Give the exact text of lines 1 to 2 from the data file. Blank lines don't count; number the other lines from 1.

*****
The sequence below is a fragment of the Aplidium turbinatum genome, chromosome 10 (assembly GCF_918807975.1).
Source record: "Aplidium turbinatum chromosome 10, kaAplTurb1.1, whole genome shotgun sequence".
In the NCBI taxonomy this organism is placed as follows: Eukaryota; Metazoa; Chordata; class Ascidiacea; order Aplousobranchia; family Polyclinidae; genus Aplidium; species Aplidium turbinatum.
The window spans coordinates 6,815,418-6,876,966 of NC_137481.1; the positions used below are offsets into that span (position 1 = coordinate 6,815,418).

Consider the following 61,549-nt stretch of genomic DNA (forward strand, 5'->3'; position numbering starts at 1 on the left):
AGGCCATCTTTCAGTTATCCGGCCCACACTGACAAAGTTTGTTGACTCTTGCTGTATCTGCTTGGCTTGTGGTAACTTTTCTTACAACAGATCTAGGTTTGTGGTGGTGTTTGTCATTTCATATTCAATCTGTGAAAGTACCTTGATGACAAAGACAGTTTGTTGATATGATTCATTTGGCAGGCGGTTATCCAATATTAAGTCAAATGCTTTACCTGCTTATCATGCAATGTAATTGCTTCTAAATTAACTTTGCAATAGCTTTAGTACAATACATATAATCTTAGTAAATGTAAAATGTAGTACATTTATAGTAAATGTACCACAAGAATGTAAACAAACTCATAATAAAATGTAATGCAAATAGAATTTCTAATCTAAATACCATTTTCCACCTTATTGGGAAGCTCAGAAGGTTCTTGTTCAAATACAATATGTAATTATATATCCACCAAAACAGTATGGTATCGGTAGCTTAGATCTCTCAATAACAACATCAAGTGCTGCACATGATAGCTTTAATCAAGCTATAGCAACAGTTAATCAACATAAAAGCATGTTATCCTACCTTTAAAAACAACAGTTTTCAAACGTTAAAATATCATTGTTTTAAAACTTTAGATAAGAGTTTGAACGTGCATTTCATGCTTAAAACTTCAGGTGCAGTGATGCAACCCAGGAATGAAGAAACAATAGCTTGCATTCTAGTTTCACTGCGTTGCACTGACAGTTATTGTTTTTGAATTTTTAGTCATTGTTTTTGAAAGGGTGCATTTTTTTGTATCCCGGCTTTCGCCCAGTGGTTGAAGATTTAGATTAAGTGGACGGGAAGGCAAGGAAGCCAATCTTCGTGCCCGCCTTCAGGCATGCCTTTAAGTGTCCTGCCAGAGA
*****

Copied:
The sequence below is a fragment of the Aplidium turbinatum genome, chromosome 10 (assembly GCF_918807975.1).
Source record: "Aplidium turbinatum chromosome 10, kaAplTurb1.1, whole genome shotgun sequence".